While this judgement certainly sheds new light on the way the EU FDI Regulation is to be interpreted, it also needs to be read within the context of recital 10 of the EU FDI Regulation which provides that "Member States that have a screening mechanism in place should provide for the necessary measures, in compliance with Union law, to prevent circumvention of their screening mechanisms and screening decisions. This should cover investments from within the Union by means of artificial arrangements that do not reflect economic reality and circumvent the screening mechanisms and screening decisions, where the investor is ultimately owned or controlled by a natural person or an undertaking of a third country. This is without prejudice to the freedom of establishment and the free movement of capital enshrined in the TFEU." Accordingly, this judgement is not meant to imply that there is a carte blanche for EU companies to invest in other EU countries/entities but rather that this an FDI authority would need to determine whether there is circumvention or not. Where there isn't, then by and large the principle of freedom of establishment needs to be respected.
However, the Attorney General succinctly identifies the main issue with such an approach working in practice. This is that "a transaction must first fall within the scope of the FDI Screening Regulation in order for it to be determined whether it is indeed intended to circumvent the national screening mechanisms or decisions". If the departure point is that the EU FDI Regulation does not apply to these sorts of investments (as the investor is an EU national), then national FDI authorities will not have the opportunity to scrutinise whether there is in fact an 'artificial arrangement'.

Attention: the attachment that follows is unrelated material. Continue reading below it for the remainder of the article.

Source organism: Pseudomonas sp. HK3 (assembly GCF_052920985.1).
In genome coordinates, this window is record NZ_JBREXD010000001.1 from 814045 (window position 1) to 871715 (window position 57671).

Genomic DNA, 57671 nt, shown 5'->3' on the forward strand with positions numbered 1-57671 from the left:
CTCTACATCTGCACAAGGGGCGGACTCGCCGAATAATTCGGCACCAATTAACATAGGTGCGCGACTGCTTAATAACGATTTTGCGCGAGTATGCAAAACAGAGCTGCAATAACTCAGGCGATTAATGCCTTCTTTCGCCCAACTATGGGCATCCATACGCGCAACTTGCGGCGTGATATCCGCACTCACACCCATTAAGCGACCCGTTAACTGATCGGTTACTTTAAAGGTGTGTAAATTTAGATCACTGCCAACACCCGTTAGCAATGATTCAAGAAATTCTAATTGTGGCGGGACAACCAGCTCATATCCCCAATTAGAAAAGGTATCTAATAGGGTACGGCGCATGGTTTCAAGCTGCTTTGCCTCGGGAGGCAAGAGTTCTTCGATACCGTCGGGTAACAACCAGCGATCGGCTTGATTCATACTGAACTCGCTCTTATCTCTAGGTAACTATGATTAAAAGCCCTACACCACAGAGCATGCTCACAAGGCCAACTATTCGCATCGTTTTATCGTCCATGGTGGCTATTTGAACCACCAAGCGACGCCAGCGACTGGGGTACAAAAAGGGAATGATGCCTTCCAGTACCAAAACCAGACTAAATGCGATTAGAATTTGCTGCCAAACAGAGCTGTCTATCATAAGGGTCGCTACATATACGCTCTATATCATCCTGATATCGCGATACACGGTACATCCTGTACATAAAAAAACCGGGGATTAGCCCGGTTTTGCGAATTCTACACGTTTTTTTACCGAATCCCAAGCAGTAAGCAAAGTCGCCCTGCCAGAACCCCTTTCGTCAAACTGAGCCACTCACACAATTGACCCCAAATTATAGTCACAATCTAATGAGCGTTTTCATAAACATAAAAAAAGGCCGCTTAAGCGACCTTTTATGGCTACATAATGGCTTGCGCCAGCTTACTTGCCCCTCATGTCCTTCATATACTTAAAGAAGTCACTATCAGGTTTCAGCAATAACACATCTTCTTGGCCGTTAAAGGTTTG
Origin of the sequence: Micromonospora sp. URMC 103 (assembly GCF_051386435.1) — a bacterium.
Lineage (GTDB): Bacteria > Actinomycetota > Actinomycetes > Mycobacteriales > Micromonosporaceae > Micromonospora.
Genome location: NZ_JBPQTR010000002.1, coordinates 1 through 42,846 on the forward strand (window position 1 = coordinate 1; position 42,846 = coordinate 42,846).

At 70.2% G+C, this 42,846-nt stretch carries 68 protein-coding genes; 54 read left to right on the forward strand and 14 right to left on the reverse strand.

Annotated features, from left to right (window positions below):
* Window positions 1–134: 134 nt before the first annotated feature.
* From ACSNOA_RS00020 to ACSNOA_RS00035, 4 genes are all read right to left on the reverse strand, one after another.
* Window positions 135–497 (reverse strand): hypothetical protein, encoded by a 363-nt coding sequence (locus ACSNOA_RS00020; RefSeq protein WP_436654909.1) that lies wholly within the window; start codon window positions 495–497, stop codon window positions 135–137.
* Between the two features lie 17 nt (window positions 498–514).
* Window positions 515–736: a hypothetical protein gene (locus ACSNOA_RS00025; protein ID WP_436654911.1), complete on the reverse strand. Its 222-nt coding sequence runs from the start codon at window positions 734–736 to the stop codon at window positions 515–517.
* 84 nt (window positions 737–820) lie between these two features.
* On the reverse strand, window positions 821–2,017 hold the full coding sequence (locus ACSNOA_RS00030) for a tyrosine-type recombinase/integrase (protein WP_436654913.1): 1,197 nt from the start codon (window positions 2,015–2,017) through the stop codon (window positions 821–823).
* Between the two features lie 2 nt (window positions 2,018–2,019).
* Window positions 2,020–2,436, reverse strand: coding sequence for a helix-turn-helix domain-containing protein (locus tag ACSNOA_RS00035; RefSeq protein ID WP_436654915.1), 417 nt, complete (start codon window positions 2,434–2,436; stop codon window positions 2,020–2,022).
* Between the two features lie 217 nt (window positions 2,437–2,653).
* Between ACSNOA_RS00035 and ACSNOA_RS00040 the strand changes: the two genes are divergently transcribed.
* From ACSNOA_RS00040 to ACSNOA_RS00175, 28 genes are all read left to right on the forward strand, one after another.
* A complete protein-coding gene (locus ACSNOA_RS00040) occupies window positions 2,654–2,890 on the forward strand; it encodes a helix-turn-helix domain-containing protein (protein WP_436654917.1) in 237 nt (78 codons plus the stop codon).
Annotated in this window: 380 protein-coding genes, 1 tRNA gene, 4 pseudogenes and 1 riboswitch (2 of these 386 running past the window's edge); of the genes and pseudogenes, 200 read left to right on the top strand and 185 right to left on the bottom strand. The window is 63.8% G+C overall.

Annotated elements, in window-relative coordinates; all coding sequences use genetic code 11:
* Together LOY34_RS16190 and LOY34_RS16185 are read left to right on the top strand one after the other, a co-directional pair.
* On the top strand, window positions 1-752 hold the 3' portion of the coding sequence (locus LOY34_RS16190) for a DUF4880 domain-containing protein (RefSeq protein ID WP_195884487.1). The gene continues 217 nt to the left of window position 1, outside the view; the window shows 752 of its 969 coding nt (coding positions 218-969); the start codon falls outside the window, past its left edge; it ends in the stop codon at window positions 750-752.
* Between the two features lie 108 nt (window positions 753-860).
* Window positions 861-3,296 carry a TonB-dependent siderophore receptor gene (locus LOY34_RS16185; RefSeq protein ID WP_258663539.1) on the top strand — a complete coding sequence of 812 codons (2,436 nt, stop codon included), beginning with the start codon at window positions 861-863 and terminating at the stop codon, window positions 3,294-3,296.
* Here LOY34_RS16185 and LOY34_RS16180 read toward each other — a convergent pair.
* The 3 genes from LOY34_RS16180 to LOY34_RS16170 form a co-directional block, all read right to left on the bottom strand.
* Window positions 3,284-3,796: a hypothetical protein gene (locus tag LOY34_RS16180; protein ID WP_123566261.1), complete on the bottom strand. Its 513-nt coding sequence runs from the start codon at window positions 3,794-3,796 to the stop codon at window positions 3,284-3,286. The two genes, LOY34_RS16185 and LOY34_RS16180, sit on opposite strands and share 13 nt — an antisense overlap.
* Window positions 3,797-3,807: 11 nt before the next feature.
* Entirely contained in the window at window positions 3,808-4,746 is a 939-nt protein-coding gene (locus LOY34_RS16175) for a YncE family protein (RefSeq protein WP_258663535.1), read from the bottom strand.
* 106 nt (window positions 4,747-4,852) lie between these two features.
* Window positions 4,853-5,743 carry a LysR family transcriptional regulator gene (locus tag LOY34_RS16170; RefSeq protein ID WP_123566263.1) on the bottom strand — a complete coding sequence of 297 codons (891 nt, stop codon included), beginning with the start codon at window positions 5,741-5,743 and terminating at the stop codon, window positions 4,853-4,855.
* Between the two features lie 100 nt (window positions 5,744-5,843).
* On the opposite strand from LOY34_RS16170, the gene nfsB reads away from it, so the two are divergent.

In issuing its ruling, the CJEU, concurring with the views put forward by the EU Commission in the same case, held that any "derogations from a fundamental freedom enshrined in the TFEU, be interpreted strictly, so that their scope cannot be determined unilaterally by each Member State without any control by the EU institutions. Thus, public policy and public security may be relied on only if there is a genuine and sufficiently serious threat to a fundamental interest of society. Moreover, those derogations must not be misapplied so as, in fact, to serve purely economic ends" (emphasis added).
While the long-term impacts of the CJEU's ruling are still not clear, the CJEU's judgement sends a clear message that local rules on FDI cannot be used as a protectionist mechanism and that any measures taken by offices to block an investment on the basis of an EU Company being owned by a third-party investor are not permitted save where there are genuine grounds to do so.
This was first published on The Malta Independent 18/08/2023.